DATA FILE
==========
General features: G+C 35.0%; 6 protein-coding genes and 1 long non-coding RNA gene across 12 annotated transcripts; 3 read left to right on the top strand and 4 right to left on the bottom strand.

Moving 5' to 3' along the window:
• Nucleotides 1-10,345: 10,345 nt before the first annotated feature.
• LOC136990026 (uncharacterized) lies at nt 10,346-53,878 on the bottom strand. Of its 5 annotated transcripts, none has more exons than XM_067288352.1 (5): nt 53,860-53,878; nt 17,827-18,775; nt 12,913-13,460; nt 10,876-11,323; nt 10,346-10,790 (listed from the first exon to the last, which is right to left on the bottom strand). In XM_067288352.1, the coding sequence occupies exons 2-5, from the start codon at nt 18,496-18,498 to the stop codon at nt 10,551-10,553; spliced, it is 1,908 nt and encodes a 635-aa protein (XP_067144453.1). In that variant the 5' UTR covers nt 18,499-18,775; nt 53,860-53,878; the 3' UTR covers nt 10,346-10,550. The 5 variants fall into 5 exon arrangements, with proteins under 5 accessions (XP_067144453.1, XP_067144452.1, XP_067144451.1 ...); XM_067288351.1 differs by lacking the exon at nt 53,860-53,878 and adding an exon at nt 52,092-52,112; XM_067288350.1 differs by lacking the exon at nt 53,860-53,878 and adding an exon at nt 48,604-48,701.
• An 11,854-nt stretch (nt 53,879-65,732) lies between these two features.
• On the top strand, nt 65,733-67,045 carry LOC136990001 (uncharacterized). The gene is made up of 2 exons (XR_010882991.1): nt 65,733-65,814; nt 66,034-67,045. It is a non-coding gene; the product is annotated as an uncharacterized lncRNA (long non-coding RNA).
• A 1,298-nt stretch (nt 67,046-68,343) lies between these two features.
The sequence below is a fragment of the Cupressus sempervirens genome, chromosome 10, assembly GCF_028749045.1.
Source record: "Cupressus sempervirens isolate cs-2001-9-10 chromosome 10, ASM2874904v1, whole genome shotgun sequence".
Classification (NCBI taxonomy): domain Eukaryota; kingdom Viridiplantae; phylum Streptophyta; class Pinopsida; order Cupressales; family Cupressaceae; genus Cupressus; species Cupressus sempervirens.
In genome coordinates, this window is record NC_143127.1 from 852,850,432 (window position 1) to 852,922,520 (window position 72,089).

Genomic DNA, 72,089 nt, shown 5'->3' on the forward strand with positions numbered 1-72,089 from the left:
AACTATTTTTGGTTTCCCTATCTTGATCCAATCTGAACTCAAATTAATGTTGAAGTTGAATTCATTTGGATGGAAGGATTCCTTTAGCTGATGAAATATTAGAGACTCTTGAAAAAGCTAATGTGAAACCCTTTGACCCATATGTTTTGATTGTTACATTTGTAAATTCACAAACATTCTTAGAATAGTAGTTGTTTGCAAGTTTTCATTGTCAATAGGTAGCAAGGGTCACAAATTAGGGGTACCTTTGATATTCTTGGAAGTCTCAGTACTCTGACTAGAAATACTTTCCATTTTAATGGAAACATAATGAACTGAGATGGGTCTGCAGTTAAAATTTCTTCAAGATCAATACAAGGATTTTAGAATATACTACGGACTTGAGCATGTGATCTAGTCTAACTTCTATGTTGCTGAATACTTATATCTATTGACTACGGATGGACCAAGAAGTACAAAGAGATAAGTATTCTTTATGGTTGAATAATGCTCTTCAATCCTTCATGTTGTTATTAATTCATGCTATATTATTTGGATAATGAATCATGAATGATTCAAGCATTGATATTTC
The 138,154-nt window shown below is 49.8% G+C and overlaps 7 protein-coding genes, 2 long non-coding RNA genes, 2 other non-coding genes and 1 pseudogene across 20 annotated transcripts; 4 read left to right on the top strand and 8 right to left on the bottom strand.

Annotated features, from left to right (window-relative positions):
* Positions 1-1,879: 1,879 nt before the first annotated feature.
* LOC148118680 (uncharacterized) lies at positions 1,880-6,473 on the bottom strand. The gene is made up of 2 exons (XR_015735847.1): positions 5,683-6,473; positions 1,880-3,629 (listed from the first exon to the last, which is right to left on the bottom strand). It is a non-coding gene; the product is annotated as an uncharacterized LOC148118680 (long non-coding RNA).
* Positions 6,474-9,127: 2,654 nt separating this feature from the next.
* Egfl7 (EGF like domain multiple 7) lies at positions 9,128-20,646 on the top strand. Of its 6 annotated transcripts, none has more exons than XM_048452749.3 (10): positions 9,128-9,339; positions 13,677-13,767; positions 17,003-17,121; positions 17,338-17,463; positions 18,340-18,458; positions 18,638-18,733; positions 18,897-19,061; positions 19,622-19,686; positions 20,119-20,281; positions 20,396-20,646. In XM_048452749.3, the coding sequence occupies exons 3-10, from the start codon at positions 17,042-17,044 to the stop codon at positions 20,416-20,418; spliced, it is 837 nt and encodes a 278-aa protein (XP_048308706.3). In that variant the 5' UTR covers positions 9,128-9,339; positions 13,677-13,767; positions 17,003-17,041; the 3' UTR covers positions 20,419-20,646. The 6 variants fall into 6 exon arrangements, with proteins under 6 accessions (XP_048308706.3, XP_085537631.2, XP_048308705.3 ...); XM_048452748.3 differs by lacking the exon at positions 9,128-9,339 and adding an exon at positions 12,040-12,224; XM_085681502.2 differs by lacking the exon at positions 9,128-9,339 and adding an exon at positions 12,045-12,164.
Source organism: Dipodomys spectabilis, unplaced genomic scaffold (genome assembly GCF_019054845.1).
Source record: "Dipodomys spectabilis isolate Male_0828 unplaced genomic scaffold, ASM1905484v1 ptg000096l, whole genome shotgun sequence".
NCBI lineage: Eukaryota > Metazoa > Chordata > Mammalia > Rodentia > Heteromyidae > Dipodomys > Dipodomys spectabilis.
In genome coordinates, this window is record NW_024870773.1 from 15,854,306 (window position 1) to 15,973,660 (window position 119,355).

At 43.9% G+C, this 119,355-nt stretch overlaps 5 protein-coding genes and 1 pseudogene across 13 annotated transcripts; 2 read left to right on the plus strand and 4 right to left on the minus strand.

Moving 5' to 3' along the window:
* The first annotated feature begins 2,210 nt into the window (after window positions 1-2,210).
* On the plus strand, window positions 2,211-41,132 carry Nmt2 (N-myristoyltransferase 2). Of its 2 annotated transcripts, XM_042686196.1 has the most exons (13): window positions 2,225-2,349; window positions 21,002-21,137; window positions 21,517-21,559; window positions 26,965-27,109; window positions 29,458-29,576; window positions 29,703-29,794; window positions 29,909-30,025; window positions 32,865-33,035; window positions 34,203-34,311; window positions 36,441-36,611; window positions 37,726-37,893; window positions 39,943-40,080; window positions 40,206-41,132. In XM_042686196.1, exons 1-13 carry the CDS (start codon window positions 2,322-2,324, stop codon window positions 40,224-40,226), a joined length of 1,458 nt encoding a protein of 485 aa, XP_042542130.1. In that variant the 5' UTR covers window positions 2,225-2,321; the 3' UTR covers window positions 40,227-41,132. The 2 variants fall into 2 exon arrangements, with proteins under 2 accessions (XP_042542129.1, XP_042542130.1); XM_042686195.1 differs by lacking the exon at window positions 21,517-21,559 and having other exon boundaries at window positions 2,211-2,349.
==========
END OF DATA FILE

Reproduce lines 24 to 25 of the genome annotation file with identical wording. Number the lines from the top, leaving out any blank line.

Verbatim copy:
At 43.9% G+C, this 119,355-nt stretch overlaps 5 protein-coding genes and 1 pseudogene across 13 annotated transcripts; 2 read left to right on the plus strand and 4 right to left on the minus strand.

Moving 5' to 3' along the window: